Project manager: Bitte Modin
Project members: Sara Brolin Låftman (CHESS), Ylva Almquist (CHESS), Stephanie Plenty (Institute for Future Studies), Viveca Östberg (CHESS), Torbjörn Åkerstedt (Stress Research Institute), Kristiina Rajaleid (Stress Research Institute), Jannike Kjellström (CHESS), Gabriella Olsson (CHESS), Julia Sandahl (Department of Criminology)

Period: 2015-01 – 2018-12
Funding: Vetenskapsrådet, Forte, Formas, Vinnova
 

Project description

This project focuses on three sets of school-contextual conditions which have been subject to structural changes during the past decades in Sweden – school leadership, teachers’ working conditions, and school segregation – and their links to students’ psychological health. Our overarching hypotheses are that 1) poor correspondence with the ideas of effective schools (reflecting school leadership),  2) stressed teachers (reflecting poor working conditions), and 3) clusters of schools with disadvantaged student composition profiles along socioeconomic and ethnic lines (reflecting school segregation), are linked with poorer student health in terms of internalizing and externalizing problems. We will also assess how these contextual conditions differ between schools, and whether they contribute to accounting for between-school differences in student health.

 

The data material consists of two waves of data collections performed in 2014 and 2016. Information derives from two different sources: teachers and students. The Stockholm Teacher Survey is based on all senior-level teachers in 2014 (n=1287) and 2016 (n=1247) as well as all upper-secondary teachers in 2016 (n=1378). Student information comes from the Stockholm School Survey, a total sample of ninth- and eleventh-grade students in all public and most independent schools in Stockholm municipality. The linked data comprises almost 11 000 ninth-graders (2014 and 2016) and over 6 000 eleventh-graders (2016).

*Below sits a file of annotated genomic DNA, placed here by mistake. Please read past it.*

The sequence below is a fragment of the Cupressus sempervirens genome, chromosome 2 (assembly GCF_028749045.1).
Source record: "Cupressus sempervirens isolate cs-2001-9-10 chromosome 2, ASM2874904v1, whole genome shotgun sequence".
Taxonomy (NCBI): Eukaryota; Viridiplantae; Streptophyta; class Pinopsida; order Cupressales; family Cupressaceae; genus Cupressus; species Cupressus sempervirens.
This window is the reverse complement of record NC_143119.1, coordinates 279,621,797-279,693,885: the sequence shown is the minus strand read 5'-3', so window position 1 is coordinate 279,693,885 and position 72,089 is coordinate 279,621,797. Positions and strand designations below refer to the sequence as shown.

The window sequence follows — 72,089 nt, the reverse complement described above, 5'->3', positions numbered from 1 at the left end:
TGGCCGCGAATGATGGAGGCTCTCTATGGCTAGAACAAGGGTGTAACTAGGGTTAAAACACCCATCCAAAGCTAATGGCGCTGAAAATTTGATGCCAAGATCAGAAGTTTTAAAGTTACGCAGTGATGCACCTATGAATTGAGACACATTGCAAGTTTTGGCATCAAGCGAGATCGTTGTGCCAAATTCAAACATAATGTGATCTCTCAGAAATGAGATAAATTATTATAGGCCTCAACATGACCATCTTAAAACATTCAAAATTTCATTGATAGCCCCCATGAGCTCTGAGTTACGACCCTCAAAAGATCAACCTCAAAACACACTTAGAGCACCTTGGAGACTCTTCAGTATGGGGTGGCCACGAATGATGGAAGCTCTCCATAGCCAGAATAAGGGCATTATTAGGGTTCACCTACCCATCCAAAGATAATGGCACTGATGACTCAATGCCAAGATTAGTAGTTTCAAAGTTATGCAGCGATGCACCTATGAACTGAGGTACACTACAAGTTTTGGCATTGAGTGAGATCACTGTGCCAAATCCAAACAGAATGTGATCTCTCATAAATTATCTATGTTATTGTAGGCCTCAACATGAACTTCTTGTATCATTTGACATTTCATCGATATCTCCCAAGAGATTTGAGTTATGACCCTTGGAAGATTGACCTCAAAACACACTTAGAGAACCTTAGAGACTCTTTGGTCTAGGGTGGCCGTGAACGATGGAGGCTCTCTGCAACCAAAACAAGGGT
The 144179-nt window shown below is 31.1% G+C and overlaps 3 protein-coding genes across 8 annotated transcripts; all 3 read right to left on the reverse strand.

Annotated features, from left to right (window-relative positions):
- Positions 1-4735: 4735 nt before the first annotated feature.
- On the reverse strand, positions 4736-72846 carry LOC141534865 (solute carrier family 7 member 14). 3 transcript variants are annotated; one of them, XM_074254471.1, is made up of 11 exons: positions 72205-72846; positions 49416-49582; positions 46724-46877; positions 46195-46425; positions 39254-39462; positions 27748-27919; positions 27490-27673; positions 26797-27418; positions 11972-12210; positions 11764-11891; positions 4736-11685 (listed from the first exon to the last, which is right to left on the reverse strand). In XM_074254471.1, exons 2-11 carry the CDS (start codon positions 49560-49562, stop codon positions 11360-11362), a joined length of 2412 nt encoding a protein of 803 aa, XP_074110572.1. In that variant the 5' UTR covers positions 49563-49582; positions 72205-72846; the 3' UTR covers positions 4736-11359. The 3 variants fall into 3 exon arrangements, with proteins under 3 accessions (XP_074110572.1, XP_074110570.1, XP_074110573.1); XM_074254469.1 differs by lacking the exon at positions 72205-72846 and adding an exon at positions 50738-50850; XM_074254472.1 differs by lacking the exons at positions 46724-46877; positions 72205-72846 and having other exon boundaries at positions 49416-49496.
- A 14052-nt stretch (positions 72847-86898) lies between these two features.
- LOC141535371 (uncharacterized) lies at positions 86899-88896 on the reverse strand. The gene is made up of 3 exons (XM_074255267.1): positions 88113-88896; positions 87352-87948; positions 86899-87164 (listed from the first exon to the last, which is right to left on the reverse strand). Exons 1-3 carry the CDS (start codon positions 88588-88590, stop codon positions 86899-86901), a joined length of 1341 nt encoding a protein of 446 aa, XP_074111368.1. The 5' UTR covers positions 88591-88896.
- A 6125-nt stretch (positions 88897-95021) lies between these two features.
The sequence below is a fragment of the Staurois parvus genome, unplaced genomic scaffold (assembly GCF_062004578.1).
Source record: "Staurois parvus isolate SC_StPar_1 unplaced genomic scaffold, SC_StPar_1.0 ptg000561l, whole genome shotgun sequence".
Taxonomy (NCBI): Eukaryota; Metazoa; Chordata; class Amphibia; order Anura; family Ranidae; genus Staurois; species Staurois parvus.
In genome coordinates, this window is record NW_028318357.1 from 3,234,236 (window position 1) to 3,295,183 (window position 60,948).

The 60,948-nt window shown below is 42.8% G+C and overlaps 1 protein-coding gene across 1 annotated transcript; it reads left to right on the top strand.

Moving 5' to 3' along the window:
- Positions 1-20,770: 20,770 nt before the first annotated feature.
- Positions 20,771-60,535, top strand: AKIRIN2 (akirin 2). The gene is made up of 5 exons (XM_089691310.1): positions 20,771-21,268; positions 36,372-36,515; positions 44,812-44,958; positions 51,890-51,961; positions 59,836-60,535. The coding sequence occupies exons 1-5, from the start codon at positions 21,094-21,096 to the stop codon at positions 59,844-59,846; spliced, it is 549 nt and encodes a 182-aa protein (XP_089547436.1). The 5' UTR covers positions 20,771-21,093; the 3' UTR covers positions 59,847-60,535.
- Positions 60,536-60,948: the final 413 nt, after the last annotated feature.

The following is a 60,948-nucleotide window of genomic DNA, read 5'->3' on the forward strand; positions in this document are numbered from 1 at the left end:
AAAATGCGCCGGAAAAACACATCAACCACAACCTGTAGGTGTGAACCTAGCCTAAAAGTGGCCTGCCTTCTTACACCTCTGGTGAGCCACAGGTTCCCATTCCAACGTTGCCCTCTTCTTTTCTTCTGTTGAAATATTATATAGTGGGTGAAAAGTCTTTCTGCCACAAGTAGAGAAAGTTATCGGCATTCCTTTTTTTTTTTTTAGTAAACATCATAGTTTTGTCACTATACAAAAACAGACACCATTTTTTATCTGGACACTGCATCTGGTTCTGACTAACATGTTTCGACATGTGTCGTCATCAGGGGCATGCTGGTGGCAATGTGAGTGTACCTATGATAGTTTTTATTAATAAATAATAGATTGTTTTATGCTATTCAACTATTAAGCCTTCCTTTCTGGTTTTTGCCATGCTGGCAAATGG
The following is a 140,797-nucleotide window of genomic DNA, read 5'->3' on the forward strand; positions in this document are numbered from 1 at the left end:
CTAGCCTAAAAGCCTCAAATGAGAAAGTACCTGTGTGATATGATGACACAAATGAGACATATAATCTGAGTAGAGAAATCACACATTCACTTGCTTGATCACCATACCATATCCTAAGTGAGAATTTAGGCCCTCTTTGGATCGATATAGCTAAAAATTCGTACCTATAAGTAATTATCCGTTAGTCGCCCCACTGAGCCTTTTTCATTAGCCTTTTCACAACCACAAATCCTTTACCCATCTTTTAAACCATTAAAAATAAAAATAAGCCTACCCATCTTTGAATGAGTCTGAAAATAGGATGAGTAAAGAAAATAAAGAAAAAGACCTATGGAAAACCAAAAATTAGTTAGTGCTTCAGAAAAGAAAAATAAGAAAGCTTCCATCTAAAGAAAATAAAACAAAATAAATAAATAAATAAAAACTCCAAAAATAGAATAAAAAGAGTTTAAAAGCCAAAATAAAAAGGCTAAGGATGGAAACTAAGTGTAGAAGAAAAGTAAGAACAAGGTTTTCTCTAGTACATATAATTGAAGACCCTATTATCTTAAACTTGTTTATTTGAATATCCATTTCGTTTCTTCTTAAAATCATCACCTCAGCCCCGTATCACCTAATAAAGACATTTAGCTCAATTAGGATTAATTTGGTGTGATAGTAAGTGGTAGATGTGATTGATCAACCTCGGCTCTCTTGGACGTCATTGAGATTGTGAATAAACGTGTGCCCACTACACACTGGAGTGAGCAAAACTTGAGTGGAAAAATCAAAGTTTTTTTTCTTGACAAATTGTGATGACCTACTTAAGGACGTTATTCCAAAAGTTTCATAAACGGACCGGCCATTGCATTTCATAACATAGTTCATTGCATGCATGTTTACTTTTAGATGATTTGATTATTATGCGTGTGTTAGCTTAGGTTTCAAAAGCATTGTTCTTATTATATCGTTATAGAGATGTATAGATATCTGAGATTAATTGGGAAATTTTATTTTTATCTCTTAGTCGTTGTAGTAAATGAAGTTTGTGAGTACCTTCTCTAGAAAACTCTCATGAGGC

The Stockholm Teacher Survey was carried out by our research group through a web-based questionnaire sent to all senior- and upper secondary-level teachers in the participating schools. The main method of analysis is multilevel and structural equation modelling. By adopting an interdisciplinary approach to the role of school-contextual conditions for student’s psychological health, we aim to uncover some of the pathways through which these influences are likely to operate. Such knowledge may provide guidelines as to where in the school structure health promoting action should be taken in order to gain optimal results.

Contact: Bitte Modin, E-mail bitte.modin@su.se